diane-bloodworthThe field of sports analytics continues to grow, thanks to passionate people putting in the work and demonstrating how using data in coaching, training, athletics, and game planning is vital to adding to the win column.

We sat down with Diane Bloodworth, CEO of Competitive Sports Analysis to learn more about this exciting field.

She started her company with a simple mission in mind — to help teams win. To make this vision a reality, her team delivers a unique proprietary algorithm to make college athlete recruiting easier than ever before.

Let’s take a look at what she had to say about the growing field of sports analytics and how you can find success in your career:

The Industry — Today and Tomorrow

As the field gains more support and interest, Bloodworth celebrates how far the field has come and looks forward to future development:

Sports analytics is exploding, which is really exciting for us. I had a dream of helping teams use analytics to win, and it’s fun to accomplish that. However, it’s taking awhile for some coaches to buy into using data. We look forward to three things happening in our industry.

First of all, we want to see coaches using data and finding value in analytics. These analytics can help them on a daily basis.

The second thing we want to see a trend toward is more accessible data. There’s a lot of data now, but we need to make it easier to collect. Right now, it’s a little too fractured, but soon we will start to see more data aggregation. The closest we have currently is MaxPreps, which is owned by CBS. They focus on collecting in-game statistical data for high school sports.

The third is a little more distant, but I want to see analytics merge together to add even more value. For example, performance analytics help to develop training profiles for athletes to ensure they’re successful at gametime. But those profiles may also help to find new recruits. Then, the recruits may lead to more advanced input for game planning.  

Coaches Want to Improve

While some more traditional coaches are hesitant to change, Bloodworth is optimistic as more coaches begin understanding the benefits of using data and analytics:

You really have to prove the effectiveness and efficiency of sports analytics to coaches who adopt a more traditional approach. Data can be intimidating.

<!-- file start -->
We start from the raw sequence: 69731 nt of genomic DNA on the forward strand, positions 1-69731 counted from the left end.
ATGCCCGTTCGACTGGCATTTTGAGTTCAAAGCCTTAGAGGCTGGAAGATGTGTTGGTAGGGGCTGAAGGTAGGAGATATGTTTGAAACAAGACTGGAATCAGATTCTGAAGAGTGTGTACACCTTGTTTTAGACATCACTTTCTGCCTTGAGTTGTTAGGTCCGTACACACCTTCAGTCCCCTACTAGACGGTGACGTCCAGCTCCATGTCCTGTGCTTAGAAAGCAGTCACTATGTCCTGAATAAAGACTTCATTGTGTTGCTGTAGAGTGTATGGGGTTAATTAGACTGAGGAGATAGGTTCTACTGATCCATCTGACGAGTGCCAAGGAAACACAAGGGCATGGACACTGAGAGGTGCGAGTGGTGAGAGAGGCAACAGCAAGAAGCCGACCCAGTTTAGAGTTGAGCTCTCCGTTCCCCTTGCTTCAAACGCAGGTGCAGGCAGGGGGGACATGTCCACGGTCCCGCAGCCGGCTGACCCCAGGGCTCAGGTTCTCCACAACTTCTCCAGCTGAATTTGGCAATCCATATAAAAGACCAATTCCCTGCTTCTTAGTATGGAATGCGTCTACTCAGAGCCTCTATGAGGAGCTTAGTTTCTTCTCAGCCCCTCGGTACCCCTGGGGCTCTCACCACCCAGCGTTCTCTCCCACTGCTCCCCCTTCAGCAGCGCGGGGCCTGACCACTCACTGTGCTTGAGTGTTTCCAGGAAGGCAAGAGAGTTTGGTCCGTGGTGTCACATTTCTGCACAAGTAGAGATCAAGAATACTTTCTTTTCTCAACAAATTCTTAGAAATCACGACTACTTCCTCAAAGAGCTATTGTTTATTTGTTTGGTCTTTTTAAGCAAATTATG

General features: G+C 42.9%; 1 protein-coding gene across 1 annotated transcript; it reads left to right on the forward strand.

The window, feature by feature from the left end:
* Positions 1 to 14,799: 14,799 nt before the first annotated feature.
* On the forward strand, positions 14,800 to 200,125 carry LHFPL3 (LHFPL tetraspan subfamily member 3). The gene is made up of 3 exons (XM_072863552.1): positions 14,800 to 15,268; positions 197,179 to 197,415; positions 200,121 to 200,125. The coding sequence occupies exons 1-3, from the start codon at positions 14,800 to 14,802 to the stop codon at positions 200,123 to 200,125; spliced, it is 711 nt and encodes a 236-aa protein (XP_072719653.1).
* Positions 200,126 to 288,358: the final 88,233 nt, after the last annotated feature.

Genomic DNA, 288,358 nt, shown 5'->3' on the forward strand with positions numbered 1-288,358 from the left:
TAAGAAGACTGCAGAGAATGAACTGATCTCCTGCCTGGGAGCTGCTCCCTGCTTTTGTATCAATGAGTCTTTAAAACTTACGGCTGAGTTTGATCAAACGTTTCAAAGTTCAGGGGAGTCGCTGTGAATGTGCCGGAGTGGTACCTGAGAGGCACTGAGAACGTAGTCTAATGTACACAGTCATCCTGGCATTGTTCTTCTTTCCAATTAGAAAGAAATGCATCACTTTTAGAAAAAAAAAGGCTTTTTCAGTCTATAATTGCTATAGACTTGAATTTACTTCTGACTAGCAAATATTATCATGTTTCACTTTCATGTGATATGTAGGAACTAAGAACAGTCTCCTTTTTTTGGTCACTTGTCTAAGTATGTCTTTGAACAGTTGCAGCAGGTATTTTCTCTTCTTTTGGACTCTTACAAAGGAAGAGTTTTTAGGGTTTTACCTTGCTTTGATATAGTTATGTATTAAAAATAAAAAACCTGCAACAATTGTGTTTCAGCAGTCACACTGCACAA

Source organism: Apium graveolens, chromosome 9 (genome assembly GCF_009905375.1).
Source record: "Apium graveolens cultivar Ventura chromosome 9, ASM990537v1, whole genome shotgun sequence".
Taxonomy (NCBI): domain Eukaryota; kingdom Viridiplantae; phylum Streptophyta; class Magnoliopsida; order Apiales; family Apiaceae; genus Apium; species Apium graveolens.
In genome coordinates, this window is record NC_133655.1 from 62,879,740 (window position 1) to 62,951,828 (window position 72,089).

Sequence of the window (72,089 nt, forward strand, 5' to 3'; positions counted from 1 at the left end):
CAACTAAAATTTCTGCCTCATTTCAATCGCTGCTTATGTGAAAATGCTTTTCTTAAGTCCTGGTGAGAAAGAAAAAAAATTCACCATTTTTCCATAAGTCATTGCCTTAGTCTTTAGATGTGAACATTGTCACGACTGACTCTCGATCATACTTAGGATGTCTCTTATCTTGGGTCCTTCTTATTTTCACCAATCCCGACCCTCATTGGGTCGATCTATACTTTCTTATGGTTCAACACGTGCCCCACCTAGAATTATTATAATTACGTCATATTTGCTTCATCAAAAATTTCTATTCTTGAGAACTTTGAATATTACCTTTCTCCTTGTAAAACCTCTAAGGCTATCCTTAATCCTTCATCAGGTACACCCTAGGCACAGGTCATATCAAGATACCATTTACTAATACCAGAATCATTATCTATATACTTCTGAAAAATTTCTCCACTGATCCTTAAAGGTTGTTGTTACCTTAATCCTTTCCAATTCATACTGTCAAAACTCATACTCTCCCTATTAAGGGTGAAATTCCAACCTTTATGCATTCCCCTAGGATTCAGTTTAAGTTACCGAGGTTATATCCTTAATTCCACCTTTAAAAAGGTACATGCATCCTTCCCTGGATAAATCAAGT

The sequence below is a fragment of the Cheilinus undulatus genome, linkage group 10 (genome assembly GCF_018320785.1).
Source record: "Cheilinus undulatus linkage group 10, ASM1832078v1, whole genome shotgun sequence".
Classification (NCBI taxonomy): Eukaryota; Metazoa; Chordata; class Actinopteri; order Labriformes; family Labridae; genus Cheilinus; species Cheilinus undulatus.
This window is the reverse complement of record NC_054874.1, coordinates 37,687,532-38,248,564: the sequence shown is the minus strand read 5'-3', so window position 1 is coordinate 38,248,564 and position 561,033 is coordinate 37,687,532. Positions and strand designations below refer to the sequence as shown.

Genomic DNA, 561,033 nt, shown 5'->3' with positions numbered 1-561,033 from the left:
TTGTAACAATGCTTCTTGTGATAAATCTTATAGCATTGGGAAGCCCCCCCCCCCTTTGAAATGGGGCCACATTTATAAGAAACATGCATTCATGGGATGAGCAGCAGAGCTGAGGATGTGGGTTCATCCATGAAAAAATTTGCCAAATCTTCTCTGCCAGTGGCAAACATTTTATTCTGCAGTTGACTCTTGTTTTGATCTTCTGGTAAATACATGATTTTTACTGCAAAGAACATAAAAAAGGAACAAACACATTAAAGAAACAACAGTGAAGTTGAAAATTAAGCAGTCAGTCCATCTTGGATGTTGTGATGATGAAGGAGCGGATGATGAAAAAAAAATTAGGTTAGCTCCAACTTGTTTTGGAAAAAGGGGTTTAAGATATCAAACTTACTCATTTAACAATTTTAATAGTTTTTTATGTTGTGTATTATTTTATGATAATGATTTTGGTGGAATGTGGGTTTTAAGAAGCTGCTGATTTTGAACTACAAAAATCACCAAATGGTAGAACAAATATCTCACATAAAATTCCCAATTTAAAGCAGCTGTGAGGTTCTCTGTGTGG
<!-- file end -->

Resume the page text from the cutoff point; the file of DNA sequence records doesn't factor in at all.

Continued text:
Coaches aren’t data and analytics experts, and we don’t expect them to be. That’s why companies like ours focus on making it fairly straightforward for them to use.

Fortunately, I’m seeing a group of coaches who are open to technology, innovation, and other ways to improve their processes.

The Ideal Sports Analytics Professional

Bloodworth notices a few common traits among the most successful professionals:

Overall, successful sports analytics professionals need two skills — passion and grit.

First, passion for sports is what helps you better understand how analytics can be used in this world. For example, we hired an intern who plays soccer in college and studies math and statistics, so she’s a great fit for us.

Given the competitive nature of the field, you also need to be gritty. There’s a lot of scrappy professionals who thrive. Grit really carries you through the challenges of the industry.

Opportunities Await

There are several career tracks you can take, and Bloodworth highlights the importance of a few of the most common ones:

The data analyst is a key position. They are responsible for managing the data, ensuring it’s complete and accurate, and administering all that information.

One of our data analysts has an engineering degree and a masters in analytics. He loves understanding the data, but also gets involved in the algorithm side.

Other key positions include coders, marketers, software developers and testers, subject matter experts, and algorithm analysts.

The best way to stick out and to earn these kinds of jobs is to have experience with a sports entity, like through an internship. Experience is the forerunner in appeal to hireability.

Even if you can’t get into sports, get a job working with data in another industry.

Research is another way to get noticed. Did you do research in school? Have you written any models or papers on sports analytics? That’s a huge plus.

For more experienced roles, we look for people who have a network within the world of sports. For example, we reach out to consultants to better understand what coaches need and how our product can benefit them.

One of our consultants was a trainer for the Washington Wizards, so he gets how coaches think, how athletes work, and thanks to his extensive experience, he has a lot of great contacts.

The growing field of sports analytics leaves a lot of open doors for you. With this expert insight into what you need to know to thrive in the industry and valuable tips on how to seize these opportunities, it’s time to take action.

How are you preparing for a career in sports analytics?